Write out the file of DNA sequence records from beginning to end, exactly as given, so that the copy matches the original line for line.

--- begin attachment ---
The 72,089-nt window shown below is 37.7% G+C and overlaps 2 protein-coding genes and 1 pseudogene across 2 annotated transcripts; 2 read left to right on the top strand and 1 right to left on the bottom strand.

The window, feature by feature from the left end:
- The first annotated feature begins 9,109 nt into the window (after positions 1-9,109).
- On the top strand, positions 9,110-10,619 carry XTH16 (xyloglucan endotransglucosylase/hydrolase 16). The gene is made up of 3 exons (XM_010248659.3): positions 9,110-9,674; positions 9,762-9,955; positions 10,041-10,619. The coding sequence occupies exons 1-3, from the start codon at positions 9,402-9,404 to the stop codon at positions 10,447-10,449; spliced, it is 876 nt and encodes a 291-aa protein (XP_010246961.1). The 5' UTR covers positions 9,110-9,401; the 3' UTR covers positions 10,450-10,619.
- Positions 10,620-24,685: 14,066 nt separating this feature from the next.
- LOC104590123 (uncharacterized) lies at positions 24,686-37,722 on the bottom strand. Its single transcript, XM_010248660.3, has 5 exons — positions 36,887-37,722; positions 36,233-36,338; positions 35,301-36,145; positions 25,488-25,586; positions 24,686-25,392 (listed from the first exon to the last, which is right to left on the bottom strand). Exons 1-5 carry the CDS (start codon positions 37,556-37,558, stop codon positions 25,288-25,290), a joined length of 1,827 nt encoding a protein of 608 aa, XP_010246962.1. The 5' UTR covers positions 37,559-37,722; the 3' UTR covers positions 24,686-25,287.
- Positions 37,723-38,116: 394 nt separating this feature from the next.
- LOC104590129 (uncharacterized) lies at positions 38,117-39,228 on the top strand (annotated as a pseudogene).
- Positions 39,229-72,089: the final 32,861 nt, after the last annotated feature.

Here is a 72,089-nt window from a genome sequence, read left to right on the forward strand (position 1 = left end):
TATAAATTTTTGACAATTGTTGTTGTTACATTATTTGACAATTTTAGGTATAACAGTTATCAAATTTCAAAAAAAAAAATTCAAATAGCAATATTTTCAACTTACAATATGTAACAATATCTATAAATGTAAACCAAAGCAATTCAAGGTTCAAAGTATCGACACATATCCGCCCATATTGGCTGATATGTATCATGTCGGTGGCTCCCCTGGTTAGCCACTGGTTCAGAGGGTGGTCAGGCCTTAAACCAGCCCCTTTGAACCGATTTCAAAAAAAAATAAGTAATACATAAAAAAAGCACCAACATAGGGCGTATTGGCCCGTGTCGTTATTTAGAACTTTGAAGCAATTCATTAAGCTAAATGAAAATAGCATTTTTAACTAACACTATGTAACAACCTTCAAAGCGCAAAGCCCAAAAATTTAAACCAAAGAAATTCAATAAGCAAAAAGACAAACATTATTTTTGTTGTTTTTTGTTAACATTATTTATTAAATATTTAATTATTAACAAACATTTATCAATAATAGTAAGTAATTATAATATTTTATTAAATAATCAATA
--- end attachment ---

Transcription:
The 72,089-nt window shown below is 37.7% G+C and overlaps 2 protein-coding genes and 1 pseudogene across 2 annotated transcripts; 2 read left to right on the top strand and 1 right to left on the bottom strand.

The window, feature by feature from the left end:
- The first annotated feature begins 9,109 nt into the window (after positions 1-9,109).
- On the top strand, positions 9,110-10,619 carry XTH16 (xyloglucan endotransglucosylase/hydrolase 16). The gene is made up of 3 exons (XM_010248659.3): positions 9,110-9,674; positions 9,762-9,955; positions 10,041-10,619. The coding sequence occupies exons 1-3, from the start codon at positions 9,402-9,404 to the stop codon at positions 10,447-10,449; spliced, it is 876 nt and encodes a 291-aa protein (XP_010246961.1). The 5' UTR covers positions 9,110-9,401; the 3' UTR covers positions 10,450-10,619.
- Positions 10,620-24,685: 14,066 nt separating this feature from the next.
- LOC104590123 (uncharacterized) lies at positions 24,686-37,722 on the bottom strand. Its single transcript, XM_010248660.3, has 5 exons — positions 36,887-37,722; positions 36,233-36,338; positions 35,301-36,145; positions 25,488-25,586; positions 24,686-25,392 (listed from the first exon to the last, which is right to left on the bottom strand). Exons 1-5 carry the CDS (start codon positions 37,556-37,558, stop codon positions 25,288-25,290), a joined length of 1,827 nt encoding a protein of 608 aa, XP_010246962.1. The 5' UTR covers positions 37,559-37,722; the 3' UTR covers positions 24,686-25,287.
- Positions 37,723-38,116: 394 nt separating this feature from the next.
- LOC104590129 (uncharacterized) lies at positions 38,117-39,228 on the top strand (annotated as a pseudogene).
- Positions 39,229-72,089: the final 32,861 nt, after the last annotated feature.

Here is a 72,089-nt window from a genome sequence, read left to right on the forward strand (position 1 = left end):
TATAAATTTTTGACAATTGTTGTTGTTACATTATTTGACAATTTTAGGTATAACAGTTATCAAATTTCAAAAAAAAAAATTCAAATAGCAATATTTTCAACTTACAATATGTAACAATATCTATAAATGTAAACCAAAGCAATTCAAGGTTCAAAGTATCGACACATATCCGCCCATATTGGCTGATATGTATCATGTCGGTGGCTCCCCTGGTTAGCCACTGGTTCAGAGGGTGGTCAGGCCTTAAACCAGCCCCTTTGAACCGATTTCAAAAAAAAATAAGTAATACATAAAAAAAGCACCAACATAGGGCGTATTGGCCCGTGTCGTTATTTAGAACTTTGAAGCAATTCATTAAGCTAAATGAAAATAGCATTTTTAACTAACACTATGTAACAACCTTCAAAGCGCAAAGCCCAAAAATTTAAACCAAAGAAATTCAATAAGCAAAAAGACAAACATTATTTTTGTTGTTTTTTGTTAACATTATTTATTAAATATTTAATTATTAACAAACATTTATCAATAATAGTAAGTAATTATAATATTTTATTAAATAATCAATA